Nearly every year it seems that amendments are made to this country’s education system.
In 2016, new performance measures were introduced focusing on pupil progress and the following year, students began to be awarded GCSE results according to a new grading structure, both as part of Government secondary school reforms.
Now, the chairman of the Education Select Committee, MP Robert Halfon, says another radical overhaul is needed and is advocating for GCSEs to be scrapped altogether and replaced with a baccalaureate that recognises academic ability as well as technical, creative and digital skills that he says employers are looking for.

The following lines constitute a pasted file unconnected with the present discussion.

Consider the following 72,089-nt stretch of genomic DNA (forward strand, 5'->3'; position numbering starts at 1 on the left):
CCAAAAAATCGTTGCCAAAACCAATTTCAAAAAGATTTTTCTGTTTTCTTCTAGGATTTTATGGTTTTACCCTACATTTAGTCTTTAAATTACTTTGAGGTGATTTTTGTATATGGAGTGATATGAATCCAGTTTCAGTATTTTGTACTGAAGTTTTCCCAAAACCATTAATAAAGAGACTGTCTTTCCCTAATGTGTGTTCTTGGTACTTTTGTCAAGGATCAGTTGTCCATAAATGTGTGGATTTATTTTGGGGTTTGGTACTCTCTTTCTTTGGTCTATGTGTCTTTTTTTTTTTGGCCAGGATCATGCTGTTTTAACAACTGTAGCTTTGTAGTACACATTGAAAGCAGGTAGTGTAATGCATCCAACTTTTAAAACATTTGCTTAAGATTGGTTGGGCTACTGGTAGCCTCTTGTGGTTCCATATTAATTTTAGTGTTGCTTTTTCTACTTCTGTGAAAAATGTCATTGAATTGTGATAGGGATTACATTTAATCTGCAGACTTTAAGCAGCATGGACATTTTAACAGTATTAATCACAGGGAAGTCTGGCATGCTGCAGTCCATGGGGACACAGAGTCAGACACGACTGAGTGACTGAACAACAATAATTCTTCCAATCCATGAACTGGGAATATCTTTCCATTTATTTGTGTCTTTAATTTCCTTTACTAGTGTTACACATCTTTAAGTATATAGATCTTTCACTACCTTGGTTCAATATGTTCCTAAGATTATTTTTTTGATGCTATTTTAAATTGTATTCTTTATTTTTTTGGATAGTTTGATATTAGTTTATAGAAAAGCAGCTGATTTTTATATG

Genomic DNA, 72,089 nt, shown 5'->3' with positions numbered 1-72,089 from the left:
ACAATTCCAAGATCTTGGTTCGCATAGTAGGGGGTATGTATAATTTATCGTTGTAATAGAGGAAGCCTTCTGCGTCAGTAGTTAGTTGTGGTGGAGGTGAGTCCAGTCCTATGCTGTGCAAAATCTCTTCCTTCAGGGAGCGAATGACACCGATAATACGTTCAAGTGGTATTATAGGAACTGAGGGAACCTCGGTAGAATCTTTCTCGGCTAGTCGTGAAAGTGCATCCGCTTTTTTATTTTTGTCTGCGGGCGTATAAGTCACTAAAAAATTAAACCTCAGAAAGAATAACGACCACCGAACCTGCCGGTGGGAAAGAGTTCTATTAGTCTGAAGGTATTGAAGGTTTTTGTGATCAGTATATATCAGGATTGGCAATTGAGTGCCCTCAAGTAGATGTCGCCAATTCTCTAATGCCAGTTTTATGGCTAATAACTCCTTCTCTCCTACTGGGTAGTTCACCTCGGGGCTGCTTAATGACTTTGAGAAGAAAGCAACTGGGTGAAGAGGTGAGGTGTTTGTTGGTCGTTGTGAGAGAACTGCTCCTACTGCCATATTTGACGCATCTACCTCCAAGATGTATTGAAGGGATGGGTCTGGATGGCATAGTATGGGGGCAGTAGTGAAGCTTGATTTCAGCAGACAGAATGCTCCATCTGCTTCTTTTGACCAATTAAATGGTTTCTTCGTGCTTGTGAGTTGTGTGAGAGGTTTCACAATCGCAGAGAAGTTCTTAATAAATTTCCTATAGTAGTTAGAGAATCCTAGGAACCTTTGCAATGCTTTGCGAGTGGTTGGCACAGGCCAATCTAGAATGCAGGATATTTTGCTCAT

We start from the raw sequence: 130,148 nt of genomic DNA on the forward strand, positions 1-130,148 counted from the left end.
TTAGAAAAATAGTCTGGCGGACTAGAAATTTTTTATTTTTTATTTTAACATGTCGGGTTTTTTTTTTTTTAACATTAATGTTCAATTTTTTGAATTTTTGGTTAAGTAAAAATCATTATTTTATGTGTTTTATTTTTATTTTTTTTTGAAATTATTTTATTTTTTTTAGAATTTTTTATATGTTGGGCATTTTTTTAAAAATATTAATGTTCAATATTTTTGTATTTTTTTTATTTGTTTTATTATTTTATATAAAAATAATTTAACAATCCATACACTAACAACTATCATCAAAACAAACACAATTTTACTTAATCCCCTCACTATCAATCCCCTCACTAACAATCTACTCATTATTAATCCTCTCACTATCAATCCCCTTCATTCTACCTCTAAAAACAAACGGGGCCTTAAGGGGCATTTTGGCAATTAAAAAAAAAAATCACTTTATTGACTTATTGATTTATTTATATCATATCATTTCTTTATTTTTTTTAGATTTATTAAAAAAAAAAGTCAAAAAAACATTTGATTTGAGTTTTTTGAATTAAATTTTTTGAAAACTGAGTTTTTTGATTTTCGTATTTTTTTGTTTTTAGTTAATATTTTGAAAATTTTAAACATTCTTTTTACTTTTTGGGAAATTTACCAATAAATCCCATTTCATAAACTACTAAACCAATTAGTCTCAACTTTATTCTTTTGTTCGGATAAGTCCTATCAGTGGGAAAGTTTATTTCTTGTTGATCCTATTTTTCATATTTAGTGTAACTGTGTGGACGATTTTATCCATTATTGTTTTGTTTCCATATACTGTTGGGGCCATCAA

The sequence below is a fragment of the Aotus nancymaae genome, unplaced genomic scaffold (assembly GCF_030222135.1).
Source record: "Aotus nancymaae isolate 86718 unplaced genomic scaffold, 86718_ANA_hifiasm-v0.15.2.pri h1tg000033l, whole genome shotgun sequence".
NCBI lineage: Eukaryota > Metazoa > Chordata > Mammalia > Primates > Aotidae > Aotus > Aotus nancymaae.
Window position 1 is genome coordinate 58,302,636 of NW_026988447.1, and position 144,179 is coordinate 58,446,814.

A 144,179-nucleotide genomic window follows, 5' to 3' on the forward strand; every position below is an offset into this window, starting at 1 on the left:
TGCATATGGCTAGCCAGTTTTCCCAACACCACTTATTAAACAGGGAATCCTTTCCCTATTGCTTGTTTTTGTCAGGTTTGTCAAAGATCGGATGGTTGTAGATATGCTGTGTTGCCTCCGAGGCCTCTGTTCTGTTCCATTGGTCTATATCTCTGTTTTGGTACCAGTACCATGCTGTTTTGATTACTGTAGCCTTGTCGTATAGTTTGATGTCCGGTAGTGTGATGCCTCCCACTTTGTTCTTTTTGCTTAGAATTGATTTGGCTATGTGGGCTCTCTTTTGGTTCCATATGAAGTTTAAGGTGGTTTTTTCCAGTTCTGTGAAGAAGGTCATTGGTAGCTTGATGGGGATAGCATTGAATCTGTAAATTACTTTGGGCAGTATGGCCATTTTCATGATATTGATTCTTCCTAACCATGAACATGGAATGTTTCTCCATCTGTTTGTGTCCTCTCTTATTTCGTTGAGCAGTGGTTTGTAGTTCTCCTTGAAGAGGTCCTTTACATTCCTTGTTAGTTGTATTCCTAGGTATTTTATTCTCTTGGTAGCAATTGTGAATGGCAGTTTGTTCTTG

It is not surprising that there are many differing opinions on the topic of how best to educate this country’s young people, nor that the matter is subject to scrutiny, for a learning system that nurtures and supports both students and staff is vital. But teachers are repeatedly being asked to shift the goalposts and redefine what they are doing, undoubtedly putting extra pressure on an already stretched profession which is facing challenges with recruitment and retention.
Not only is such frequent reinventing of the wheel unhelpful for educators – not least in terms of preparation and resources –it is sure to be unsettling for young people trying to learn and achieve too.
An approach that includes a strong measure of academic excellence alongside quality skills based learning, to equip a future workforce across all sectors, is needed, but most importantly, it must be a system with longevity to avoid unnecessary instability.